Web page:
- Spotify will soon let you block R. Kelly Monday 6:01 PM
- New Click to Pray app lets you pray with Pope Francis Monday 5:30 PM
- Social media influencer known for hiking in bikinis dead at 36 Monday 4:54 PM
- Trump posts altered pics on social media to make fingers look longer, report Monday 3:20 PM
- Twitch user banned after telling woman to ‘kill yourself’ during stream Monday 3:06 PM
- Facebook introduces ‘Community Actions’ tool to petition the government Monday 2:04 PM
- Sarah Sanders, NRA deliver truly misguided MLK tributes today Monday 12:58 PM
- MAGA teen who confronted Native elder says he ‘respects all races’ Monday 12:57 PM
- Popular YouTube channel in danger of disappearing because of copyright claims Monday 12:24 PM
- The Krassensteins’ Reddit AMA gets trolled off the internet Monday 12:08 PM
- No, Trump didn’t break open the Pizzagate scandal in 2011 Monday 11:23 AM
- Producer of anti-abortion film says Facebook refuses to run his ads Monday 10:58 AM
- Ja Rule thinks he was also a victim of Fyre Fest Monday 10:21 AM
- YouTube beef between RiceGum and H3H3 gets ugly—and personal Monday 10:02 AM
- ‘Fox & Friends’ accidentally airs obituary graphic for Ruth Bader Ginsburg Monday 9:40 AM
Netflix is now measuring our public joy, pain, and shame.
Netflix knows when you’ve been sleeping, it knows when you’re awake. It knows if you’ve been crying, it knows about those public poops you take.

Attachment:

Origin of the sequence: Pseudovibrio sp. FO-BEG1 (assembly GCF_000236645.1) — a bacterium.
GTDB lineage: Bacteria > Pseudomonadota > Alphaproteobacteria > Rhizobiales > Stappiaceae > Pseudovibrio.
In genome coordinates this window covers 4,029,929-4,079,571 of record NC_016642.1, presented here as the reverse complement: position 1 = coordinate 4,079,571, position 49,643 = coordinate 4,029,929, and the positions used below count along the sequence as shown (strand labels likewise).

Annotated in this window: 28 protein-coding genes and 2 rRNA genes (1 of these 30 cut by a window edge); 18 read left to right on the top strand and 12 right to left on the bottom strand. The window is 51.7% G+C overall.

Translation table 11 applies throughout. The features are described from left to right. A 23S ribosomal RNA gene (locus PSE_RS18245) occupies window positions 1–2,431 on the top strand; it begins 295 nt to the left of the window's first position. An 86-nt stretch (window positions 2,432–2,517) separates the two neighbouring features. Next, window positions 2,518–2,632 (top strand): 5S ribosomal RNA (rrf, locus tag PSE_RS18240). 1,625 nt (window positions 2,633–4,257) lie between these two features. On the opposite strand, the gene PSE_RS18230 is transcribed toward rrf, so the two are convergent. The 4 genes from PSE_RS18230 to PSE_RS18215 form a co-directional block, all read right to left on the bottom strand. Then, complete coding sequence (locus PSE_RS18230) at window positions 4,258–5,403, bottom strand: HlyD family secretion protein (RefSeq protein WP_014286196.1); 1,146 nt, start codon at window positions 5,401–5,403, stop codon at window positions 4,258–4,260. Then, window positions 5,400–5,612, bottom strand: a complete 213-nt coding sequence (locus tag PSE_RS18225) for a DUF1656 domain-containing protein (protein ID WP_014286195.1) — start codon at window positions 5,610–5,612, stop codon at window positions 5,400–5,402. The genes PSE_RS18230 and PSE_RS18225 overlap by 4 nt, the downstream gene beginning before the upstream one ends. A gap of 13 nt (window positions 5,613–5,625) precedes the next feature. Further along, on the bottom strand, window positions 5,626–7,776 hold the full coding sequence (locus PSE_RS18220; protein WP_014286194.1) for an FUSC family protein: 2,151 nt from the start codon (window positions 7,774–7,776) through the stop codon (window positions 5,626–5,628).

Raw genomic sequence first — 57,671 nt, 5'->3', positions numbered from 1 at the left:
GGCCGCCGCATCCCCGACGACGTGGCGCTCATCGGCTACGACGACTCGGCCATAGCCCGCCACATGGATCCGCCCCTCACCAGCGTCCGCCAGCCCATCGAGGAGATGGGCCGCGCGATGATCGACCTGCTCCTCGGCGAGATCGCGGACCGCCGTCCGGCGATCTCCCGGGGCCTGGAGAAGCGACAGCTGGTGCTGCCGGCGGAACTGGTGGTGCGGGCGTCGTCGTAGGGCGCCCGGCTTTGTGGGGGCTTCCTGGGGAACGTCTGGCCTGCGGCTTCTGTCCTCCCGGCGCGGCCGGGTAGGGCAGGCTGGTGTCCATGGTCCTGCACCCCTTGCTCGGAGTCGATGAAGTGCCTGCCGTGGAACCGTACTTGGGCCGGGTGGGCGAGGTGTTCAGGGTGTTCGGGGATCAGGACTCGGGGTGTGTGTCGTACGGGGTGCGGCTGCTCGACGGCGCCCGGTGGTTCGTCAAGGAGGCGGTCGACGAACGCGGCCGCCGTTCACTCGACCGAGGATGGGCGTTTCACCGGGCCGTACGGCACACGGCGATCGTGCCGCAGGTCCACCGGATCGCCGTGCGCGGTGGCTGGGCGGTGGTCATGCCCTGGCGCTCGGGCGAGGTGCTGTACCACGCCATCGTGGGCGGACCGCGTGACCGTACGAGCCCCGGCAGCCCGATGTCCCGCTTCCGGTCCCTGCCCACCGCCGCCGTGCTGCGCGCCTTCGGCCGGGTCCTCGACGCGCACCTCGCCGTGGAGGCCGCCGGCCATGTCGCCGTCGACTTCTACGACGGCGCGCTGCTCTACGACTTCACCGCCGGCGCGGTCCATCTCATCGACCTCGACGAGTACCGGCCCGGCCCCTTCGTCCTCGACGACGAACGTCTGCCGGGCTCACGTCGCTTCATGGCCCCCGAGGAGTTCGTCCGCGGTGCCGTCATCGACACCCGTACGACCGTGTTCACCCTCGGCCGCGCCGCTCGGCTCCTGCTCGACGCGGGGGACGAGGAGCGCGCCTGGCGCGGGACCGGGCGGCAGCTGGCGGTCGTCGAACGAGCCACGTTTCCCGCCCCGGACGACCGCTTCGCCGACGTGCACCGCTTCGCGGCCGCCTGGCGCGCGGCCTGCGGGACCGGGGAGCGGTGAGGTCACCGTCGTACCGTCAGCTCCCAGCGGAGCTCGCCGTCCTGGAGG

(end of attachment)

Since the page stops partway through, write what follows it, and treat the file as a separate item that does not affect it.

On Tuesday the streamer released new data about its subscribers’ public viewing habits. Between August and September, Netflix received more than 37,000 responses about where and how people view in public. It found that 67 percent of people now watch on the go, 27 percent of respondents have had whatever they’re watching interrupted by someone else, and 11 percent have had a show spoiled by a stranger, as Twitter bleeds into the real world.
Twenty-two percent favored watching over making conversation. Forty-five percent claimed to catch a “backseat binger” snooping on their screen. (Backseat Binger will probably be a Netflix series by 2018.)
It also cataloged our public emotions, such as crying, laughing out loud, or embarrassment at being caught watching. But perhaps the most interesting tidbit is that 12 percent said they’ve watched in a public restroom, which says a lot about our boundaries. If Netflix isn’t going to release viewership numbers, it could at least let us know the most popular public bathroom series. (Stranger Things hasn’t exactly made bathrooms feel safe, but I could see Mindhunter working.)
Zoomed out, this data shows how ubiquitous Netflix’s presence is for many people, which isn’t exactly comforting. Netflix is now measuring our public joy, pain, and shame, and we have a whole new set of physical and emotional obstacles to navigate. But at least we can rest easy knowing 29 percent of people have “pretended not to see or hear someone else” while streaming, and that binge poopers are out there.
Audra Schroeder is the Daily Dot’s senior entertainment writer, and she focuses on streaming, comedy, and music. Her work has previously appeared in the Austin Chronicle, the Dallas Observer, NPR, ESPN, Bitch, and the Village Voice. She is based in Austin, Texas.